In a Paris bistro, a lovely young woman (Chiara Caselli) enchants an American (Peter Weller) with her story of a group of scientists on an expedition in South America whose native guides refuse to take another step. Three years into Weller and Caselli's affair, the American's elegant French wife (Fanny Ardant) has finally had it with her husband and moves out of their posh apartment.
     Entering the swanky new apartment she has just rented, with her furniture soon to follow, she encounters a man (Jean Reno) standing in stunned silence.
     His wife has just done to him what Ardant has done to Weller: abruptly departed with most of their possessions. As Ardant and Reno lock into a gaze, we're left to wonder whether he'll have to move after all.
     As the Director proceeds to Aix-en-Provence, Wenders digresses briefly for an interlude reuniting the stars of Antonioni's landmark 1961 "La Notte," Marcello Mastroianni and Jeanne Moreau.
     Mastroianni is a painter, contentedly at work on a landscape in what his friend (Moreau) recognizes as an emulation of Cezanne.
     She laments a society that insists on copying everything from master paintings to suitcases, while Mastroianni's artist explains that for him the thrill is in attempting to recapture the gesture of a genius--which seems a clear homage from Wenders to Antonioni, whose style he and his cameraman, Robby Muller, emulate lovingly in their linking episodes.
     In Antonioni's climactic sequence, the radiant Irene Jacob is resisting ever so politely the overtures of the young man (Vincent Perez) who is beguiled by her at first sight.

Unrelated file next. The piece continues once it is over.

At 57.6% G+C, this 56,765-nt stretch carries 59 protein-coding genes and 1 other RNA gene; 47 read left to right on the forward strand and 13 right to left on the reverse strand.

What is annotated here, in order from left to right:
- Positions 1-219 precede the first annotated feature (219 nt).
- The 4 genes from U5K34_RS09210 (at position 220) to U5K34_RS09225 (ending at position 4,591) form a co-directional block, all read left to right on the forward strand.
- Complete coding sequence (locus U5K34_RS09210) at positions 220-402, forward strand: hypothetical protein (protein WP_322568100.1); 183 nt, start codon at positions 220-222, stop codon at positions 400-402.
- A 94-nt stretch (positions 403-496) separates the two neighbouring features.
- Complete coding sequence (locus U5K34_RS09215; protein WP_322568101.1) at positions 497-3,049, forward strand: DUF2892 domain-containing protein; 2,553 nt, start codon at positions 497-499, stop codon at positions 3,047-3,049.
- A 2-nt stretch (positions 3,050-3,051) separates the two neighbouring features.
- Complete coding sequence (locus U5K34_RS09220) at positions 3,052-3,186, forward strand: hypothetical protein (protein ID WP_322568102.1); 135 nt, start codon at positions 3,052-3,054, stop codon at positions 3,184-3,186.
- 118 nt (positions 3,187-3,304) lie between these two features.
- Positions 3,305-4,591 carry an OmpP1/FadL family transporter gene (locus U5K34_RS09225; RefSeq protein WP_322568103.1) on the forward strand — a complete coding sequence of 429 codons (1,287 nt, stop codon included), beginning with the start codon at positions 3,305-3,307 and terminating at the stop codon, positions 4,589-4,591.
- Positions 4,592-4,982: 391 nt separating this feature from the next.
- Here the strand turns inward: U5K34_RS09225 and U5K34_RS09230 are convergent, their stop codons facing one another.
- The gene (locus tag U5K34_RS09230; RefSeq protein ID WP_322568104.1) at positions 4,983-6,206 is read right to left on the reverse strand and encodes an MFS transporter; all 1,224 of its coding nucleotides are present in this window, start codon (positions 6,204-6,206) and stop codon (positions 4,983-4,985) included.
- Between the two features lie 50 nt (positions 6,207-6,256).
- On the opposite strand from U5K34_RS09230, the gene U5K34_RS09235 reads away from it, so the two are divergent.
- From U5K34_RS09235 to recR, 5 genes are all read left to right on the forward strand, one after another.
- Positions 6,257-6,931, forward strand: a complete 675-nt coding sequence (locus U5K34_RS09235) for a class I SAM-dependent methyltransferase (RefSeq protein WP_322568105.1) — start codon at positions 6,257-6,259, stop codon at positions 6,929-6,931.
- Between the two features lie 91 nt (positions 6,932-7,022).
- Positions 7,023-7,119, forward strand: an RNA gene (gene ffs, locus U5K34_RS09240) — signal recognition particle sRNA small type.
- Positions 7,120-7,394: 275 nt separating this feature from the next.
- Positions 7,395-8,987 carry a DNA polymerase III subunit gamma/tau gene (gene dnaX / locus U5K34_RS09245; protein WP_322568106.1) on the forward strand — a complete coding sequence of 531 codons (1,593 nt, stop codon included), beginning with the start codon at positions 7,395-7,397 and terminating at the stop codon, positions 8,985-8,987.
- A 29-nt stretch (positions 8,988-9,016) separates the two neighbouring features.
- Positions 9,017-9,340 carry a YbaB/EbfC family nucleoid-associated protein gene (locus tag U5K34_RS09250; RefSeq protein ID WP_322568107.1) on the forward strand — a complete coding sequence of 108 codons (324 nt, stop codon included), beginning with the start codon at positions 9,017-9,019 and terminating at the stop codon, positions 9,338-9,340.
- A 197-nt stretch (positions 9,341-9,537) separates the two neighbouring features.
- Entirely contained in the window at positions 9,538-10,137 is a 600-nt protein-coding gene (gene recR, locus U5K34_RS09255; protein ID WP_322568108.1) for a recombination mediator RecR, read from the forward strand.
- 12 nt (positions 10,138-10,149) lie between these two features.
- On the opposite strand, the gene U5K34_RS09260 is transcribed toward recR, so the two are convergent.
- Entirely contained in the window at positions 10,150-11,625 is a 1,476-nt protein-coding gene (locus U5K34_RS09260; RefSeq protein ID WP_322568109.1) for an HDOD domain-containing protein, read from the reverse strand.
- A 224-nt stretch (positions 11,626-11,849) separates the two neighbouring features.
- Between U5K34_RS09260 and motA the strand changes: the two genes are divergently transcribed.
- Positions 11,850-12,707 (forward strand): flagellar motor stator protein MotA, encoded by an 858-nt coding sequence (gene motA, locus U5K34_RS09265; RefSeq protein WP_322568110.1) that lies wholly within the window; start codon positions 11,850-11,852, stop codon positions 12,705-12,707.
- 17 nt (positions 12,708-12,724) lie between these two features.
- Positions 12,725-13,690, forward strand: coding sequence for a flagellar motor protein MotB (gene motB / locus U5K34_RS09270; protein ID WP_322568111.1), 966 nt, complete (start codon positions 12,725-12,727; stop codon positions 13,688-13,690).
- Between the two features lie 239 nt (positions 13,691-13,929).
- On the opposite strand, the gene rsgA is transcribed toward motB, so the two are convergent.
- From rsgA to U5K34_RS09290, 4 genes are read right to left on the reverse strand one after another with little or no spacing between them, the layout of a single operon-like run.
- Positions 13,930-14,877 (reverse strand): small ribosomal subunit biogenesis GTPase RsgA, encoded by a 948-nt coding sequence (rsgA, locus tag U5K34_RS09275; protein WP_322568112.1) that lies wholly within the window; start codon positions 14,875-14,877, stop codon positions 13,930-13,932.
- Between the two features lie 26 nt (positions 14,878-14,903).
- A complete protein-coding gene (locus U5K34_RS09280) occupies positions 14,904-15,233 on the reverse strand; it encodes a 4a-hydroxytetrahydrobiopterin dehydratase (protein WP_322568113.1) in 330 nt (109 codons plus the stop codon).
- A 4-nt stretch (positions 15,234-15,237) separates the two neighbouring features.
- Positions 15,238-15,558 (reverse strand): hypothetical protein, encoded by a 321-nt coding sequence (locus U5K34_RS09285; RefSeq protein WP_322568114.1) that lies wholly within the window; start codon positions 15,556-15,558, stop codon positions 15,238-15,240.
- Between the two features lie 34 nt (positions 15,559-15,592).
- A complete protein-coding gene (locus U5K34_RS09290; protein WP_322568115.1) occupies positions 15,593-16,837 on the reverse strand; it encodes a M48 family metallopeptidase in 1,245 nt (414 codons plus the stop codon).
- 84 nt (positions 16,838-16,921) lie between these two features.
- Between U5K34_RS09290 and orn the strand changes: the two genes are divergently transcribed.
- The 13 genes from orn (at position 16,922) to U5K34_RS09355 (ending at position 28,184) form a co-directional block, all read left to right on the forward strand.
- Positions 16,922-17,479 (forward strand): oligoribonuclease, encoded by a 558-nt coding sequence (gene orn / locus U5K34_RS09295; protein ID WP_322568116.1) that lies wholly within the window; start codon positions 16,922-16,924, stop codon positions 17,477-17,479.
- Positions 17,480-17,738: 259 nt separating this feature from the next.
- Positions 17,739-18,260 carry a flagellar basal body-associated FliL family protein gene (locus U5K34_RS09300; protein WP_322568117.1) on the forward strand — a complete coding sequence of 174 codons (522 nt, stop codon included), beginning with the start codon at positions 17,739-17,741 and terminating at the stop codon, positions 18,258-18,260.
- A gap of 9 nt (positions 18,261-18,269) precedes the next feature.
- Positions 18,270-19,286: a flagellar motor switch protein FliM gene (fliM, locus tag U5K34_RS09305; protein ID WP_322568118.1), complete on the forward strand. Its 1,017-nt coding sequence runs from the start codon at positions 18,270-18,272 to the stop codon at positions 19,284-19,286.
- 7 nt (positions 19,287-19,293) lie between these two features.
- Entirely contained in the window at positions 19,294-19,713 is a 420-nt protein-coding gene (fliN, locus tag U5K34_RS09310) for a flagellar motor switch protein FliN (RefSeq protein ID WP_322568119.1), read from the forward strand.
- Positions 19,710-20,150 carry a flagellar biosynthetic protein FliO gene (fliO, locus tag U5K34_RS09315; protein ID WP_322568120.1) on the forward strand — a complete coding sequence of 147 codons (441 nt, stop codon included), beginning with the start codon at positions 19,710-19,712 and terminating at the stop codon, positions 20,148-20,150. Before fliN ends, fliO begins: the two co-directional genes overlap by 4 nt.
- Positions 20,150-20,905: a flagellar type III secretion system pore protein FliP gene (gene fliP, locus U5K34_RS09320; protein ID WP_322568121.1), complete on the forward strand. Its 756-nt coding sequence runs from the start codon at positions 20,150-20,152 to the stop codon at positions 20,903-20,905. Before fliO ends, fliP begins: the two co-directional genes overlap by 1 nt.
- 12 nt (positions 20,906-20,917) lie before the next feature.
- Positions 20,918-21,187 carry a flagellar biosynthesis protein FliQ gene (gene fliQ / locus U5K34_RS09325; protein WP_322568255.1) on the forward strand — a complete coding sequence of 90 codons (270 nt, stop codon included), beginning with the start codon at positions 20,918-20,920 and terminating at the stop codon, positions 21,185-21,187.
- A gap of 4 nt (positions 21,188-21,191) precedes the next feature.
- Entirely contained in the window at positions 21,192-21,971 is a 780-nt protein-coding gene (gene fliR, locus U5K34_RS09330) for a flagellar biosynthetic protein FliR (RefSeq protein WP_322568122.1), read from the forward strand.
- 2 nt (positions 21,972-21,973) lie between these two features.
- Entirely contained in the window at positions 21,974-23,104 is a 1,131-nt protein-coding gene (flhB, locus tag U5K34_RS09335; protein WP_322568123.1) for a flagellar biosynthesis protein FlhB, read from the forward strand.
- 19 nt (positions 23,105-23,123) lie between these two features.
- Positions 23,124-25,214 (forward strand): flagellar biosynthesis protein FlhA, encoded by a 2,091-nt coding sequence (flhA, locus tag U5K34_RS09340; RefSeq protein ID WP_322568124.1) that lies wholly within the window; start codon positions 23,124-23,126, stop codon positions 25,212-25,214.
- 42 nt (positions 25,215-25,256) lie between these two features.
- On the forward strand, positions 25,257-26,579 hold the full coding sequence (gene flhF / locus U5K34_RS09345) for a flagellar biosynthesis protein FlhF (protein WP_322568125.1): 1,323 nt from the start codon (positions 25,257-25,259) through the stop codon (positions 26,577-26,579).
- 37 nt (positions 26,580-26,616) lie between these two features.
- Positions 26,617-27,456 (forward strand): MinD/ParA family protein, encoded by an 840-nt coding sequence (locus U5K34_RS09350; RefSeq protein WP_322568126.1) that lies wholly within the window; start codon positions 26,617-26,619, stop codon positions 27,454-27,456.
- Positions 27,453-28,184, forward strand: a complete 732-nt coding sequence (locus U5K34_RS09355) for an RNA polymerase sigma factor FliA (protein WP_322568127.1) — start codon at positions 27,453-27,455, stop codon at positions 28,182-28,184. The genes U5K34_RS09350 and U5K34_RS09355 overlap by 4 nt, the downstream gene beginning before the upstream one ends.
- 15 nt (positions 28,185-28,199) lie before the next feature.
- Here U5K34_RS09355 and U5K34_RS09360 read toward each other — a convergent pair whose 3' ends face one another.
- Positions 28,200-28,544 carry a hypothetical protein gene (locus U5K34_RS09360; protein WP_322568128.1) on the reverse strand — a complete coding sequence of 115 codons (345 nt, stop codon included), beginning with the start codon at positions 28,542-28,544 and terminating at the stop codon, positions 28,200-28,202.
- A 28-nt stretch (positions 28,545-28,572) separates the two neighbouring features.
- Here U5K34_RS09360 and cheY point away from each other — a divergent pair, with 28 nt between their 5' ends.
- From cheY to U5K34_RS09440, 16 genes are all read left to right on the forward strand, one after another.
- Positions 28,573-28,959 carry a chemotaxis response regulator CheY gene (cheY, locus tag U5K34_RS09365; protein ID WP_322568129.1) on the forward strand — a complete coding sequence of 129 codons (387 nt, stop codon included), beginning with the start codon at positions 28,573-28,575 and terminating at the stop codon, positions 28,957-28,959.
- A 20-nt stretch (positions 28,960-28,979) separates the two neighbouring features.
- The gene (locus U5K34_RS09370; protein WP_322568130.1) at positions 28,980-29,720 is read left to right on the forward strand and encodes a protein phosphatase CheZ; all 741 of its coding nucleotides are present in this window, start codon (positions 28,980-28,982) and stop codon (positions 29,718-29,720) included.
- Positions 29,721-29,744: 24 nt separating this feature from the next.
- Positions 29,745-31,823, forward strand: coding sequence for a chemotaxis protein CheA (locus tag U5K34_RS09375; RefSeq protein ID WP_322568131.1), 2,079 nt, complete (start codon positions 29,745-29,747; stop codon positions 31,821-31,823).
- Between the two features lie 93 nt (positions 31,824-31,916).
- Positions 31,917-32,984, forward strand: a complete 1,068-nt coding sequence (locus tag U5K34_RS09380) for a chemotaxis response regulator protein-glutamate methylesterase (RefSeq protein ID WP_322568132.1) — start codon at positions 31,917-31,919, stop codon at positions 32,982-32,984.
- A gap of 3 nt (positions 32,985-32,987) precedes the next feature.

It's enchanting as these two young people discover that while she may be scared of life, he may in turn be afraid of death.
     "Beyond the Clouds," in all ways an enthrallingly exquisite film, leaves us feeling that Antonioni may well see himself in both characters.

Beyond the Clouds, 1999. Unrated. A Sceneries Entertainment presentation of an Italo-Franco-German co-production: Sunshine/Cine. B (Paris)/Cecchi Gori Group, Tiger Cinematografica (Rome)/Road Movies (Berlin)/France 3 Cinema in association with the Centre National de la Cinematografic, Canal Plus, Ard/Degeto Film, Eurimages. Directors Michelangelo Antonioni and Wim Wenders. Produced by Stephane Tchalgadjieff, Philippe Carcassonne. Executive producers Danielle Gegauff Rosencrantz, Brigitte Faure, Pierre Reutfeld. Screenplay Tonino Guerra, Antonioni, Wenders; based on Antonioni's collection of short stories "Quel Bowling sul Tevere." Camera Alfio Contini (for Antonioni), Robby Muller (for Wenders). Editors Claudio Di Mauro (for Antonioni), Peter Przygodda, Luciano Segura (for Wenders). Music Lucio Dalla, Laurent Petitgrand, Van Morrison, U2/Brian Eno. Costumes Esther Walz. Production designer Thierry Flamand. Executive consultant Enrica Fico. In English, Italian and French, with English subtitles. Running time: 1 hour, 53 minutes. Hank Azaria as Marc Blitzstein. Ruben Blades as Diego Rivera. Joan Cusack as Hazel Huffman. John Cusack as Nelson Rockefeller. Cary Elwes as John Houseman. Philip Baker Hall as Gray Mathers. Cherry Jones as Hallie Flanagan. Angus Macfadyen as Orson Welles. Bill Murray as Tommy Crickshaw. Vanessa Redgrave as Countess La Grange. Susan Sarandon as Margherita Sarfatti. Jamey Sheridan as John Adair. John Turturro as Aldo Silvano. Emily Watson as Olive Stanton. John Malkovich as The Director. Kim Rossi Stuart as Silvano. Ines Sastre as Carmen. Sophie Marceau as Girl. Fanny Ardant as Patricia. Peter Weller as Husband. Chiara Caselli as Mistress. Irene Jacob as Girl. Vincent Perez as Boy. Jean Reno as Carlo. Marcello Mastroianni as Painter. Jeanne Moreau as Friend.